The Copenhagen Consensus on Climate project gathered 27 of the world’s top climate economists and three Nobel Laureates, who found that the smartest, long-term climate policy is to invest in green R&D, to push down the price of green energy.

    Food for thought.

  9. walto: Oh, sorry to have been unclear.But I think the story was something like that it turns out the moon is actually (something like) 4.5 billion years old–which is older than had been thought.And, I guess if the universe is less than 10,000 years old, the moon predates the universe by more than we thought!

    https://www.bostonglobe.com/news/nation/2017/01/11/scientists-moon-over-hill-billion-years-old/p9kFc2QURpJJwFX1ZcCYrK/story.html

    Weird, no?

    Thanks, much clearer

  10. walto: Oh, sorry to have been unclear. But I think the story was something like that it turns out the moon is actually (something like) 4.5 billion years old–which is older than had been thought. And, I guess if the universe is less than 10,000 years old, the moon predates the universe by more than we thought!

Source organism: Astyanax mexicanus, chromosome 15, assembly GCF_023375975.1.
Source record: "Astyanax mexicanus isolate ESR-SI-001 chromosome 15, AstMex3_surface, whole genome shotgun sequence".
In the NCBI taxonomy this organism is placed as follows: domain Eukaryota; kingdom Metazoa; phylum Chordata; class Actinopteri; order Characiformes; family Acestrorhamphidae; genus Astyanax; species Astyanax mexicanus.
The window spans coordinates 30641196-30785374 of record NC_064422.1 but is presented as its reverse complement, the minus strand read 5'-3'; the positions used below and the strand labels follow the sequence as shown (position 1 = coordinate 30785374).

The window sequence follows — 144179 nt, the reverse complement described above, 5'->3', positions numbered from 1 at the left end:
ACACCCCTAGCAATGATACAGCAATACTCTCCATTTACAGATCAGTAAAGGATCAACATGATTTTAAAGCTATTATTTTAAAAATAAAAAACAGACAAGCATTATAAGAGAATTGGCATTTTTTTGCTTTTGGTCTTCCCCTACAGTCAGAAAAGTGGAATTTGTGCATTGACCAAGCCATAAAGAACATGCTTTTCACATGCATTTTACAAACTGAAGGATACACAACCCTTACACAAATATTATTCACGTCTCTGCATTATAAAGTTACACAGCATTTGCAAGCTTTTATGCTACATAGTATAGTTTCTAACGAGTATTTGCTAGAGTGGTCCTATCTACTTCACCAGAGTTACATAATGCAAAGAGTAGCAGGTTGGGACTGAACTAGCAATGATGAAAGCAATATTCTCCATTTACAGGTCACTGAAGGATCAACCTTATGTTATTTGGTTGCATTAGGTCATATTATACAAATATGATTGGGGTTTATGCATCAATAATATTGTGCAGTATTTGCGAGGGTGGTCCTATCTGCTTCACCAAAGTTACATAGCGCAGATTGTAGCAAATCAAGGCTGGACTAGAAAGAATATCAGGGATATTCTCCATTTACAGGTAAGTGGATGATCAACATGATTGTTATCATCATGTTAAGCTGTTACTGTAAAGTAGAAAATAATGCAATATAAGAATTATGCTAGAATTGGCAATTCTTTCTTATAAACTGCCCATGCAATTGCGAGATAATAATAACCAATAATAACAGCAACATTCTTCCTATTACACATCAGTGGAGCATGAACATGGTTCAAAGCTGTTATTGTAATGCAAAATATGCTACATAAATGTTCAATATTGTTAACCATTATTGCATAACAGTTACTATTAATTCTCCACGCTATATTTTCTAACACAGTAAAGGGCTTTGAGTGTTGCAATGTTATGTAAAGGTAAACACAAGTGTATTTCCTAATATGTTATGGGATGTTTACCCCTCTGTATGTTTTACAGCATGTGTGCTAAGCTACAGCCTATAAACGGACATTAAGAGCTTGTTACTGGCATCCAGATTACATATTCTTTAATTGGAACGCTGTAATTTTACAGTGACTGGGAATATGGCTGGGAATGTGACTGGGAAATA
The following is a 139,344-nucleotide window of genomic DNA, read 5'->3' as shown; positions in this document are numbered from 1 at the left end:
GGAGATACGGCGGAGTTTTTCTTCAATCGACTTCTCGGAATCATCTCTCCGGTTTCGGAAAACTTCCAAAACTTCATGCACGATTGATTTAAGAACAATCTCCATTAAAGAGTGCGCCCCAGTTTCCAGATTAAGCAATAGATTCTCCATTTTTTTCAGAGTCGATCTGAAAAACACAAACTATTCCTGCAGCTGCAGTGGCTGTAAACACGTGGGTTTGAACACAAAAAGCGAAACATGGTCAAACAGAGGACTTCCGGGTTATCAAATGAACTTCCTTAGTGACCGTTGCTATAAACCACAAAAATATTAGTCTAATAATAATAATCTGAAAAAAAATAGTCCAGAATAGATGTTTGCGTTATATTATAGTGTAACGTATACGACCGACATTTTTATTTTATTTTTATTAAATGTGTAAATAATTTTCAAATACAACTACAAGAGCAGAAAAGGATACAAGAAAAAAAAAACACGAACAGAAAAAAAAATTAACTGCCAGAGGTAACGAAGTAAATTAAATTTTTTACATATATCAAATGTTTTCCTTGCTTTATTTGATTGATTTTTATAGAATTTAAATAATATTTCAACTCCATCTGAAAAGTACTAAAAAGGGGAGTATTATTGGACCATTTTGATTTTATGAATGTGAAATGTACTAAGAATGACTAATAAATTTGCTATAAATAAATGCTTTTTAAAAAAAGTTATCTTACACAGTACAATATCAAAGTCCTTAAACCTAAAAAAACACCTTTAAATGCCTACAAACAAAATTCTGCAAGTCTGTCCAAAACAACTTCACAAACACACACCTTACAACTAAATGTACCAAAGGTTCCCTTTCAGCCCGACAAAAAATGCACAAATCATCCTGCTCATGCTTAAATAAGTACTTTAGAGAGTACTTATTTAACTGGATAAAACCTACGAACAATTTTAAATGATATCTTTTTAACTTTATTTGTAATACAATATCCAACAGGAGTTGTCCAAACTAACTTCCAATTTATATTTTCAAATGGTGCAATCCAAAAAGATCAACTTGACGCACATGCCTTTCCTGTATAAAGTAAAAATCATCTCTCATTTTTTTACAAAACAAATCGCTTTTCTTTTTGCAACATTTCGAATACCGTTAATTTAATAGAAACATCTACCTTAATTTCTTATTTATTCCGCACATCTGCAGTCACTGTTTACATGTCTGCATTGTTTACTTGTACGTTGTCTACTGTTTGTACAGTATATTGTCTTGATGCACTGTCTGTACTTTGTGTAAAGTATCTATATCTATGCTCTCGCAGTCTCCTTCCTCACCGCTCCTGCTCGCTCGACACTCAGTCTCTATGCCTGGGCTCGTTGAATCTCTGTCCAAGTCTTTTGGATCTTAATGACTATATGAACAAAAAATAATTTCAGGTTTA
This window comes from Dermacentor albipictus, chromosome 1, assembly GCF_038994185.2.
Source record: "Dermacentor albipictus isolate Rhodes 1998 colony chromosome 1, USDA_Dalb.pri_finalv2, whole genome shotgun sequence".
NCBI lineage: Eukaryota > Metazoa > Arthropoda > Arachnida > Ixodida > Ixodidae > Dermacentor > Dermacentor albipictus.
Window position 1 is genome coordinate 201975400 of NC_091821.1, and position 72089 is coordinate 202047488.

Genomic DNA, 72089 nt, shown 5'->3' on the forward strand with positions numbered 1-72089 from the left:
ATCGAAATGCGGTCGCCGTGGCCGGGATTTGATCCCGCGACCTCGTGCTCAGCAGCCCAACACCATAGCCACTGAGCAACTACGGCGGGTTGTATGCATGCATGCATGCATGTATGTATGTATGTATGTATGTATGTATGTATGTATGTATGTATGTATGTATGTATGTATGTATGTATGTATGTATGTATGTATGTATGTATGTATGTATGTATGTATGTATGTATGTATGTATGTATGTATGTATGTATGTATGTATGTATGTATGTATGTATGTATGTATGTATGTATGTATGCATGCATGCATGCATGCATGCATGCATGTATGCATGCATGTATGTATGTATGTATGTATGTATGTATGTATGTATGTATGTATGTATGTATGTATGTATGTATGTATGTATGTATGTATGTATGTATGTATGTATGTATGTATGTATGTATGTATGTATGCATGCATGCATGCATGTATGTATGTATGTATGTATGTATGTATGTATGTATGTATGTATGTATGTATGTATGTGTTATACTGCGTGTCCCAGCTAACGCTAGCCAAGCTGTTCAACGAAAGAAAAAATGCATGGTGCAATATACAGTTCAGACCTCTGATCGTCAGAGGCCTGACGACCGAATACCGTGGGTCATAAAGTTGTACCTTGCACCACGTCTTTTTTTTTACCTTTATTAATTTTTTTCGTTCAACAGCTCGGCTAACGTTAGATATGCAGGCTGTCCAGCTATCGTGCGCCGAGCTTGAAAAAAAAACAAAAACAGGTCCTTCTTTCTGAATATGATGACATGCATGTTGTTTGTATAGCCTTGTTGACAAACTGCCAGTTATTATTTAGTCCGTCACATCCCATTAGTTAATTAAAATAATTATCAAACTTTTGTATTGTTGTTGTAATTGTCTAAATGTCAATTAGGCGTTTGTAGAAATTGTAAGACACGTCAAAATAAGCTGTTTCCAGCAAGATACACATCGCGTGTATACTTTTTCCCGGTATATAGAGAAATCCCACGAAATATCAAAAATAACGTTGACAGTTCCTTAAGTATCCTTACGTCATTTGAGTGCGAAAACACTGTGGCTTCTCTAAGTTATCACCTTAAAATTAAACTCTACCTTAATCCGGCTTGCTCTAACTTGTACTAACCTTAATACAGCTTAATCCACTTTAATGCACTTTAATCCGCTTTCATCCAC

Yes, that was how I read your original comment. But it was a little too subtle, so I’m not surprised that there was some misunderstanding.

  11. BREAKING NEWS ALERT

    Marking another milestone for a changing planet, scientists reported on Wednesday that the Earth reached its highest temperature on record in 2016 — trouncing a record set only a year earlier, which beat one set in 2014. It is the first time in the modern era of global warming data that temperatures have blown past the previous record three years in a row.

    The findings come two days before the inauguration of a US president who has called global warming a Chinese plot and vowed to roll back his predecessor’s efforts to cut emissions of heat-trapping gases.

    To read the full story, visit BostonGlobe.com.